A mate went head on with a car while we were riding our motorcycles yesterday - luckily no-one hurt, but it did provide an interesting experience of calling the emergency services from a rural location.
I've often seen the "emergency calls only" message when in areas of zero mobile coverage, but never knew how that worked in reality. I was immediately connected to an operator who routed my call to the local police (because no-one was injured, I just wanted to report the incident, as I thought we are required to do here in the UK). Trouble is, I then moved a fraction and the call dropped.
Or so I thought. Within seconds the operator was back on the line and re-connected me.
I'd like to say a big thank you to the operator, police, and most importantly whoever has come up with this technology. I'm also suddenly warming to the idea of a European version of the US E-911 standard, as one of the biggest difficulties we had was figuring out where we were. I'm not sure having both vehicles place calls automatically is the right way to go, however, as there was no need for ambulances and they might have been sent out unnecessarily, thus diverting scarce resources from people who really need them.
But there is definitely a case for some sort of location-based element to emergency calls. In this instance we managed that using my friend's on-bike Garmin satellite navigation device (which, incidentally, didn't have a scratch on it, and continued to work well despite being mounted on the now battered handlebars).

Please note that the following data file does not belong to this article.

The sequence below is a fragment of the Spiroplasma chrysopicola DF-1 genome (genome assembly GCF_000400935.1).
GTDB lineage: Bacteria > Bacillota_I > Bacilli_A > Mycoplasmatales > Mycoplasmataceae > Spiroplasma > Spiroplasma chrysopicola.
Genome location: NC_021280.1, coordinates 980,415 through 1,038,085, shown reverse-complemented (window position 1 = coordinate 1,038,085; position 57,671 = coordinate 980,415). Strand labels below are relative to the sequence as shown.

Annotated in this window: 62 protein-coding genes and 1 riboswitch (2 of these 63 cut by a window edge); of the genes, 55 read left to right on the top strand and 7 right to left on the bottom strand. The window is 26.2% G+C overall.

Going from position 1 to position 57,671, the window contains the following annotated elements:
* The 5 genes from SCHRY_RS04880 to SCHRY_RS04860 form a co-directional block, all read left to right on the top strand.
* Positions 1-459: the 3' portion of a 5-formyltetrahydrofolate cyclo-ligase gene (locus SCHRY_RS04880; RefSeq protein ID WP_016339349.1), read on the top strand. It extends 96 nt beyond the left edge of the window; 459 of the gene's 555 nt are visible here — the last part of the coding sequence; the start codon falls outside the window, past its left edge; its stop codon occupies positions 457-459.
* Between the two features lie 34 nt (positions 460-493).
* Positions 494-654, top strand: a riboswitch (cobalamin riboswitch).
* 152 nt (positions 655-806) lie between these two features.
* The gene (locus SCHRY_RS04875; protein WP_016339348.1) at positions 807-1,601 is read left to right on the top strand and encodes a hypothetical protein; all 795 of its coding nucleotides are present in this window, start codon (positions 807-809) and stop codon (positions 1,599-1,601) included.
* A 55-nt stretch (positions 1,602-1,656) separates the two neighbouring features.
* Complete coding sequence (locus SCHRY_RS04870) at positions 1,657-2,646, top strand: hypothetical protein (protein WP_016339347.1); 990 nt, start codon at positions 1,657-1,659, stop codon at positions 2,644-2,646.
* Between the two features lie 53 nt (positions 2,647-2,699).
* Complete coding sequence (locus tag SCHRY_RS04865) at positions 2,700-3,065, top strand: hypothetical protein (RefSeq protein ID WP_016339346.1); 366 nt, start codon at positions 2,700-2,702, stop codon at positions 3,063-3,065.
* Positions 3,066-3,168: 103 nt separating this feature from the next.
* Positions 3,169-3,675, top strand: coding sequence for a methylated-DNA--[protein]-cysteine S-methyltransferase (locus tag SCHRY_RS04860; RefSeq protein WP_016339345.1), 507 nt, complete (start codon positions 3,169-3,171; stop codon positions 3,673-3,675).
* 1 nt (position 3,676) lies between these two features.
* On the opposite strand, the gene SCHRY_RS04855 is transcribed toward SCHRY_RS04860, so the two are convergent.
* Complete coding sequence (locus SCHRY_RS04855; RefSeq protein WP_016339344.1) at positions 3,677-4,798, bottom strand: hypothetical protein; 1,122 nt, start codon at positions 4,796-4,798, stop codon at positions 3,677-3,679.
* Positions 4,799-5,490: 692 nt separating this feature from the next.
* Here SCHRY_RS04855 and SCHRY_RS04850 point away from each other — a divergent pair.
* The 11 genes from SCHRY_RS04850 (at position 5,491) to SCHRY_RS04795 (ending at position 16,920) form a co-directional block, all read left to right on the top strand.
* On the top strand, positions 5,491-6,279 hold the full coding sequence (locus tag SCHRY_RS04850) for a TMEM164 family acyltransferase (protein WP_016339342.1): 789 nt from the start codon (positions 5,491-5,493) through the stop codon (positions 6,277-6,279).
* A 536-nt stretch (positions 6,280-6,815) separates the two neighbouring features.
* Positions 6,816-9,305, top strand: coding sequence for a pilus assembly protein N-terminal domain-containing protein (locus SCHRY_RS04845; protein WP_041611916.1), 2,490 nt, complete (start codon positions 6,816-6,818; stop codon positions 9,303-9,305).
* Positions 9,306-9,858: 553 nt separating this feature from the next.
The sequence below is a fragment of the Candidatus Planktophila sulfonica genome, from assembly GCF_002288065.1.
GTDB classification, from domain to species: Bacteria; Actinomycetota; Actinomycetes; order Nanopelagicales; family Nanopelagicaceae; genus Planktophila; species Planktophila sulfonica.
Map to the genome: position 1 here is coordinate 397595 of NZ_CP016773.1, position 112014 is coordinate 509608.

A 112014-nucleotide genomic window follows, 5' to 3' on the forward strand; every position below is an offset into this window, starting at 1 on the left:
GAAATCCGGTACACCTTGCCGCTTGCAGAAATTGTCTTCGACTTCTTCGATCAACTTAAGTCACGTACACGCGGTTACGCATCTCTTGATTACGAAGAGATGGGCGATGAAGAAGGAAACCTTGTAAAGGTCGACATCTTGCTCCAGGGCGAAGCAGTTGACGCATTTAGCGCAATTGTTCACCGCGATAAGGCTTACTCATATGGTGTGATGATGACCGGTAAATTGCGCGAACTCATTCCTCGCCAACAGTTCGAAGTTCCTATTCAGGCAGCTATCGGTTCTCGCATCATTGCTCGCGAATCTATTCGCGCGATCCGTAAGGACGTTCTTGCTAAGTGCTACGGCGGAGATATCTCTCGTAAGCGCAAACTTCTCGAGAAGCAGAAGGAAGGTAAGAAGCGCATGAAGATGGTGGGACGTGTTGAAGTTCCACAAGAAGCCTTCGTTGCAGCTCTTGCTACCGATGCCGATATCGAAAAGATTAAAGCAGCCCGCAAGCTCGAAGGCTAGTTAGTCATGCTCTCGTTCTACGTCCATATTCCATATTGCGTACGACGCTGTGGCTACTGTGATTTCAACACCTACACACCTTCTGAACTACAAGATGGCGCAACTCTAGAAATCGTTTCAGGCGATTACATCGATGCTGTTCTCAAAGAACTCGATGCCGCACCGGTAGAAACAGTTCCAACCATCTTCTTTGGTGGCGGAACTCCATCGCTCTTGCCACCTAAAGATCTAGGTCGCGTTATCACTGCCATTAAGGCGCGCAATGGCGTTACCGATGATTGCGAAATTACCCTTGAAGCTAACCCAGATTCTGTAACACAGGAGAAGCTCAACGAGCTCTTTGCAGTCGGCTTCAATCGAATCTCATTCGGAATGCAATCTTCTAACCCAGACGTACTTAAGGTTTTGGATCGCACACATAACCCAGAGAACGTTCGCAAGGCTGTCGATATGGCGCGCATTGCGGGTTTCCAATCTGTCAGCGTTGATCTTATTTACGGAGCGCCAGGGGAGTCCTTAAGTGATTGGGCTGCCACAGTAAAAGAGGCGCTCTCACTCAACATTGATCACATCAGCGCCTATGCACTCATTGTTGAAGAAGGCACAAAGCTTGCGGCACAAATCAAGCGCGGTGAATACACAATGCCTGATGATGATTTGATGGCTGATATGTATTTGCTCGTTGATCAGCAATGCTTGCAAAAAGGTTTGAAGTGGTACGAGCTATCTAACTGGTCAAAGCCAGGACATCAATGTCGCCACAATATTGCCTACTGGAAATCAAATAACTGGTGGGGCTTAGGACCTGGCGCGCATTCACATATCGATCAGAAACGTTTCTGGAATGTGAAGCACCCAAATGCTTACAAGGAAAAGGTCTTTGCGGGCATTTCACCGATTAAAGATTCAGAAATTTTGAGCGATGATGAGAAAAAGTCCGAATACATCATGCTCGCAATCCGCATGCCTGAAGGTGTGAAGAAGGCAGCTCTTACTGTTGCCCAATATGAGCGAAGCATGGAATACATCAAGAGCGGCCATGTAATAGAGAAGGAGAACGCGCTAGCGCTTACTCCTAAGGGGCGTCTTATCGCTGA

Later, we forced my friend to hospital for a check up, so there's a point about remote medical monitoring to be made here. I've heard all the talk, but it was only while sitting in Accident & Emergency that I understood just how important such kit is. My concern is that my friend would take a turn for the worse overnight (he did headbutt a car, then somersault over the top of it, cracking the roof-rack along the way), so it would have been great to take home something that could keep check on him.
I understand this equipment is already out there, doesn't need huge capacity on mobile/fixed networks, and can definitely benefit everyone involved - doctors and patients. I don't understand why it's not already pervasive, though.
Anyway. A big thank you to Peterborough hospital's A&E department for making sure my friend was alright. Guys, you do a tough job, but don't think for a second it isn't appreciated.